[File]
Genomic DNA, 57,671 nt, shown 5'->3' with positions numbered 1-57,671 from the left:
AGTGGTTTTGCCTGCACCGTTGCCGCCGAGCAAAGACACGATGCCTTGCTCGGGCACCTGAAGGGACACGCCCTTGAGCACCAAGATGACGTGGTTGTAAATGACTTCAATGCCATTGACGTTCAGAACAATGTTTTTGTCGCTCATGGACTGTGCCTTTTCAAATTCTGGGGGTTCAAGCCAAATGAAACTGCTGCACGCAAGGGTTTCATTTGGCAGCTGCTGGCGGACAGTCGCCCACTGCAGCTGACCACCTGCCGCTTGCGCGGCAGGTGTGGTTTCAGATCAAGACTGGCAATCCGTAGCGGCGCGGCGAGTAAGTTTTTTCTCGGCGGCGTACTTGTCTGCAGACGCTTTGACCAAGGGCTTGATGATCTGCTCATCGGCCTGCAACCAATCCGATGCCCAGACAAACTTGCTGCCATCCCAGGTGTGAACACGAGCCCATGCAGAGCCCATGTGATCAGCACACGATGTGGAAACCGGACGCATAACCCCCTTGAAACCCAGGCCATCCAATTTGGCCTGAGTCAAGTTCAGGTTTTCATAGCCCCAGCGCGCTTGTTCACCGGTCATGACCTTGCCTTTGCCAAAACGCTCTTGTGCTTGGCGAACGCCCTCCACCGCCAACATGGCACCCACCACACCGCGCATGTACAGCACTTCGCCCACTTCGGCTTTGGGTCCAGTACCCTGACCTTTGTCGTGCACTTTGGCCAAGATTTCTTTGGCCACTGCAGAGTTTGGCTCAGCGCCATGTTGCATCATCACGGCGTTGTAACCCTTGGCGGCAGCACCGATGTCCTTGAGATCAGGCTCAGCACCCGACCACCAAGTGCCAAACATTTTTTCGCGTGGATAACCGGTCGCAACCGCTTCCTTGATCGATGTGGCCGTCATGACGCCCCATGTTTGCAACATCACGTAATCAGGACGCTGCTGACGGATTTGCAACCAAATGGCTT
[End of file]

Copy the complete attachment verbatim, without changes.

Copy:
Genomic DNA, 57,671 nt, shown 5'->3' with positions numbered 1-57,671 from the left:
AGTGGTTTTGCCTGCACCGTTGCCGCCGAGCAAAGACACGATGCCTTGCTCGGGCACCTGAAGGGACACGCCCTTGAGCACCAAGATGACGTGGTTGTAAATGACTTCAATGCCATTGACGTTCAGAACAATGTTTTTGTCGCTCATGGACTGTGCCTTTTCAAATTCTGGGGGTTCAAGCCAAATGAAACTGCTGCACGCAAGGGTTTCATTTGGCAGCTGCTGGCGGACAGTCGCCCACTGCAGCTGACCACCTGCCGCTTGCGCGGCAGGTGTGGTTTCAGATCAAGACTGGCAATCCGTAGCGGCGCGGCGAGTAAGTTTTTTCTCGGCGGCGTACTTGTCTGCAGACGCTTTGACCAAGGGCTTGATGATCTGCTCATCGGCCTGCAACCAATCCGATGCCCAGACAAACTTGCTGCCATCCCAGGTGTGAACACGAGCCCATGCAGAGCCCATGTGATCAGCACACGATGTGGAAACCGGACGCATAACCCCCTTGAAACCCAGGCCATCCAATTTGGCCTGAGTCAAGTTCAGGTTTTCATAGCCCCAGCGCGCTTGTTCACCGGTCATGACCTTGCCTTTGCCAAAACGCTCTTGTGCTTGGCGAACGCCCTCCACCGCCAACATGGCACCCACCACACCGCGCATGTACAGCACTTCGCCCACTTCGGCTTTGGGTCCAGTACCCTGACCTTTGTCGTGCACTTTGGCCAAGATTTCTTTGGCCACTGCAGAGTTTGGCTCAGCGCCATGTTGCATCATCACGGCGTTGTAACCCTTGGCGGCAGCACCGATGTCCTTGAGATCAGGCTCAGCACCCGACCACCAAGTGCCAAACATTTTTTCGCGTGGATAACCGGTCGCAACCGCTTCCTTGATCGATGTGGCCGTCATGACGCCCCATGTTTGCAACATCACGTAATCAGGACGCTGCTGACGGATTTGCAACCAAATGGCTT